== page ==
Samford University has received a $5,000 grant from the Birmingham chapter of Jack and Jill of America Inc. to support the annual Minority Youth Science Academy (MYSA) scheduled for June 26–29.
MYSA is a four-day residential program offering college preparation and mentoring for outstanding minority high school students who aspire to careers in the sciences, according to Denise Gregory, Samford’s director of diversity and intercultural initiatives. Gregory, who also is assistant professor of chemistry, coordinates the program.
Gregory said the 17 students attending this year’s academy will have hands-on experiments in the sciences, and participate in other activities that include college application counseling, study skills and test preparation, networking and mentoring, and social activities. They also will have an opportunity to interact with minority scientists and college science students.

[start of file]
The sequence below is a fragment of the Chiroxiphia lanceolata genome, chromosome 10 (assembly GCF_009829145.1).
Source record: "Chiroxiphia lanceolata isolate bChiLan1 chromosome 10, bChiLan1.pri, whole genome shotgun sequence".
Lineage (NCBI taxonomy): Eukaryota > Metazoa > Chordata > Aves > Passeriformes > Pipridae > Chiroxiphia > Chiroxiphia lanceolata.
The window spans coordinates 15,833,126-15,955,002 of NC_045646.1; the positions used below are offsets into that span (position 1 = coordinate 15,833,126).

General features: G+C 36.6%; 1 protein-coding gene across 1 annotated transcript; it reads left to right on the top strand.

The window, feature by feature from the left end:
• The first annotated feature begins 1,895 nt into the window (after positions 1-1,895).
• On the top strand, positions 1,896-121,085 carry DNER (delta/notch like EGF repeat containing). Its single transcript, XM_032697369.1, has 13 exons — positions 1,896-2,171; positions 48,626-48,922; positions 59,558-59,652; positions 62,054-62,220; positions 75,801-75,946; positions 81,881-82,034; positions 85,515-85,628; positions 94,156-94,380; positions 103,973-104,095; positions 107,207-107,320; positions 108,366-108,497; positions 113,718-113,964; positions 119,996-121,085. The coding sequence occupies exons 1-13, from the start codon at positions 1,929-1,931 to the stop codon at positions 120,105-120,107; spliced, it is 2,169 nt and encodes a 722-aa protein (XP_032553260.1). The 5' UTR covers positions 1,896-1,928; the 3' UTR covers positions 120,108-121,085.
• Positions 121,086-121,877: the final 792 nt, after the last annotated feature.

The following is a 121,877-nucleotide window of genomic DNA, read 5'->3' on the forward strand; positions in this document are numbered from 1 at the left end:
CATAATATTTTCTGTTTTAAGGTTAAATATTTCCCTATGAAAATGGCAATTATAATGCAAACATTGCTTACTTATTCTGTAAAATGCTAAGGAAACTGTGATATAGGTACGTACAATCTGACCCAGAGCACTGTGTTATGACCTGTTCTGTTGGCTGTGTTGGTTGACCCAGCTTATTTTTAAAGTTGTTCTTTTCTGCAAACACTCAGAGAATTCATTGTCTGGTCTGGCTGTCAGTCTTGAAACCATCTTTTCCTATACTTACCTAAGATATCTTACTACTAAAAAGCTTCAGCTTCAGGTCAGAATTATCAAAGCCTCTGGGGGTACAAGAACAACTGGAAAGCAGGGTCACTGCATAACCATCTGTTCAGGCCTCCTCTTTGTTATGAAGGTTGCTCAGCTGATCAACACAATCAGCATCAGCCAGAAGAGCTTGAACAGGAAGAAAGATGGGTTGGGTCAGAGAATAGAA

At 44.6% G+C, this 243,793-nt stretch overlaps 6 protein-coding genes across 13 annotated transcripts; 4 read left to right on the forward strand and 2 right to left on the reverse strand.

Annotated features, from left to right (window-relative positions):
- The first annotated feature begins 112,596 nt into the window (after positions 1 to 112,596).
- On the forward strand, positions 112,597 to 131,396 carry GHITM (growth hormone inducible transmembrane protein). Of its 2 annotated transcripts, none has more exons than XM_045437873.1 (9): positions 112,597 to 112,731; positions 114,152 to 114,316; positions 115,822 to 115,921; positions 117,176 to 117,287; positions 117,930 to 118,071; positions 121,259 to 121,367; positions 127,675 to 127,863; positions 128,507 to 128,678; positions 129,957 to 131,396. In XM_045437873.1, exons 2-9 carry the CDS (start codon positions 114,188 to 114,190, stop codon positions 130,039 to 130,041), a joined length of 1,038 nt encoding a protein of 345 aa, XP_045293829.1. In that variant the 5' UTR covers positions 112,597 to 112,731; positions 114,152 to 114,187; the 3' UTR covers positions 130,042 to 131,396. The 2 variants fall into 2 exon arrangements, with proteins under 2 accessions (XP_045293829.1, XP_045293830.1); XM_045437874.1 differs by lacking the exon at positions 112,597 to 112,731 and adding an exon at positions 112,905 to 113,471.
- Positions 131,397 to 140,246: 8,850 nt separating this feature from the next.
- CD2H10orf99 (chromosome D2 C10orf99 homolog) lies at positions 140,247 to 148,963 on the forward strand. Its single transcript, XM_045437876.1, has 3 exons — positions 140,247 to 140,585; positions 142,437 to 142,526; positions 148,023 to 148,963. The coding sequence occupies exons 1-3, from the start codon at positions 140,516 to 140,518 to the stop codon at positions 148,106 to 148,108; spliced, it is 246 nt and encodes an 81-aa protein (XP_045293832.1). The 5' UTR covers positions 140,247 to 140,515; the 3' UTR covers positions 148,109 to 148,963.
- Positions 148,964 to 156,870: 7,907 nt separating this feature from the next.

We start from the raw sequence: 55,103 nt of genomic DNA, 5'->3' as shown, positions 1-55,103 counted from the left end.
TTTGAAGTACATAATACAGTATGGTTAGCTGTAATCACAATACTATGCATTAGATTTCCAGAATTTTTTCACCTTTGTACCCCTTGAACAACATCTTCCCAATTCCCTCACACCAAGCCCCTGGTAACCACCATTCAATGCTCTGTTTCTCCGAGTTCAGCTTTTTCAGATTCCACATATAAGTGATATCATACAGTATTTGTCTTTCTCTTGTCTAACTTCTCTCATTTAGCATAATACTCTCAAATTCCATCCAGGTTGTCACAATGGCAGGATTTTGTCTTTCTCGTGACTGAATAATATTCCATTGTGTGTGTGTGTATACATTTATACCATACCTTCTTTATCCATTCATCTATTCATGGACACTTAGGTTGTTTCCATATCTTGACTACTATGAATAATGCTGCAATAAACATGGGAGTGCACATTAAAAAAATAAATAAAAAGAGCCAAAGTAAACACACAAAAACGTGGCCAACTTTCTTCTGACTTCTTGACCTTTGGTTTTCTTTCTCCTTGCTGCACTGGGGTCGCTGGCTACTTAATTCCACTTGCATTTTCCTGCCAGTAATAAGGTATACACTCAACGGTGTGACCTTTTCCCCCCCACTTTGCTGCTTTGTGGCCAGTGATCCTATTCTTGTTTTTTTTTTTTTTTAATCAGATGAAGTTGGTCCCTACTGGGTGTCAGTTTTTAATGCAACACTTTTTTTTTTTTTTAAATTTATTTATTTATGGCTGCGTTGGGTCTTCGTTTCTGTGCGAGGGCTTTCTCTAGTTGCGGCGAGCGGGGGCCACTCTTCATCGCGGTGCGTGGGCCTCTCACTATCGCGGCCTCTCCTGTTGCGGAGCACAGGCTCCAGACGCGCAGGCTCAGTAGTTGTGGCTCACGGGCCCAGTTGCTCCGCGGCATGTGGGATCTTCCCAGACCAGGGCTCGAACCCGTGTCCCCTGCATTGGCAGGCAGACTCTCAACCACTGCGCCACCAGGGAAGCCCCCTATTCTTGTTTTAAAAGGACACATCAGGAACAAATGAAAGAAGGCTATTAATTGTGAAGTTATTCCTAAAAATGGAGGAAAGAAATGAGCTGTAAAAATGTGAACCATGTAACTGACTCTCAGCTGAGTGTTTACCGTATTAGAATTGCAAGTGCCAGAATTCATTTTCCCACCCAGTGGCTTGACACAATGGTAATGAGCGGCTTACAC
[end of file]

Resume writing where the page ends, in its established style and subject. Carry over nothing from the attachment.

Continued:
In a letter accompanying the grant, Birmingham chapter president Donna R. Lawson noted that Jack and Jill of America believes that “every child, if given the proper guidance and opportunity, can develop into a leader.” The chapter “dedicates its resources to improving the quality of life for children,” particularly African-American children.
Lawson and Foundation Chair Terri Gardner presented the grant check to Gregory.
The grant will be used for need-based scholarships for students to help offset the $350 fee that includes tuition, room, meals, materials and activities, Gregory explained.
This is the third year for Samford’s Office of Diversity and Intercultural Initiatives to sponsor MYSA.